Nick Drake’s recording career was so short that we now view just about everything in it as a highlight of British progressive folk of the day. But this is a special anniversary, because it’s the day of Drake’s ‘Five Leaves Left’ landmark.
The English singer-songwriter’s first album was released by Island on September 1, 1969. It’s the one featuring such timelessly haunting pieces as ‘Time Has Told Me’ and ‘River Man,’ with contributions from Richard Thompson, then of Fairport Convention, on guitar, Danny Thompson on bass and others, plus the beautiful arrangements of Robert Kirby and the production of Joe Boyd.
‘Five Leaves Left’ has come to be internationally revered as a classic, landing at No. 280 in Rolling Stone’s 2003 list of the 500 Greatest Albums of All Time and 85th in a 2005 poll by Channel 4 TV in the UK of the 100 greatest. Before both of those, NME ranked it No. 74 in their all-time list. Yet, unthinkably, neither this nor any recording that Drake made during his lifetime ever touched the UK or the US charts.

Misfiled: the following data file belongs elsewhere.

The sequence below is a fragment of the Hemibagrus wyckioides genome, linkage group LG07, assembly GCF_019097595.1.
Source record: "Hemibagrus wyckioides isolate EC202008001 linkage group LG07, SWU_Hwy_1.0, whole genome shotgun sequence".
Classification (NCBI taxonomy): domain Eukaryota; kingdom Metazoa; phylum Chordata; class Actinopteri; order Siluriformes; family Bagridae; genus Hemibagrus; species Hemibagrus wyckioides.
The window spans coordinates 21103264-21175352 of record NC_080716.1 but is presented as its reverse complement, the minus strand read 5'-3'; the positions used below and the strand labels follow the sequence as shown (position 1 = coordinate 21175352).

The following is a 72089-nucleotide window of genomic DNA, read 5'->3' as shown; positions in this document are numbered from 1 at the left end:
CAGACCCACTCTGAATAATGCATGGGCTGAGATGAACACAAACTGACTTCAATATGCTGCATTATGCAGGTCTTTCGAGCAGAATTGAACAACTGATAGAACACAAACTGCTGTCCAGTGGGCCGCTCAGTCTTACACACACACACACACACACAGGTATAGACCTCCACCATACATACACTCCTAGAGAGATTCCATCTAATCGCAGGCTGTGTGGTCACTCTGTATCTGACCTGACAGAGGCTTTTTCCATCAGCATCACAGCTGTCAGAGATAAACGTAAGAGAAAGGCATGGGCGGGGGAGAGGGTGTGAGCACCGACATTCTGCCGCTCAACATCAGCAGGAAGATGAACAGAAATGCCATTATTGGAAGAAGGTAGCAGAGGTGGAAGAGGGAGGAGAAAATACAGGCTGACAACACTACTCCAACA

His only appearance to date on the British bestsellers came with a top 30 showing for the 2004 compilation ‘Made To Love Magic’ which, as we reported last week, is soon to be reissued in a special vinyl edition which you can pre-order in the uDiscover store here along with other desirable releases. They include the vinyl box set of ‘Five Leaves Left’ itself.
The public’s apparent indifference to Drake’s singular talents was not for lack of some critical approval. Mark Williams, reviewing ‘Five Leaves Left’ for the International Times, made the point that the newcomer’s voice would be compared with Donovan’s. “But Don would get nowhere without his songs and Nick will get nowhere without his,” he wrote. “They are beautiful, gentle breezes of cadent perfection which carry along reflective poems like dancing, golden leaves.”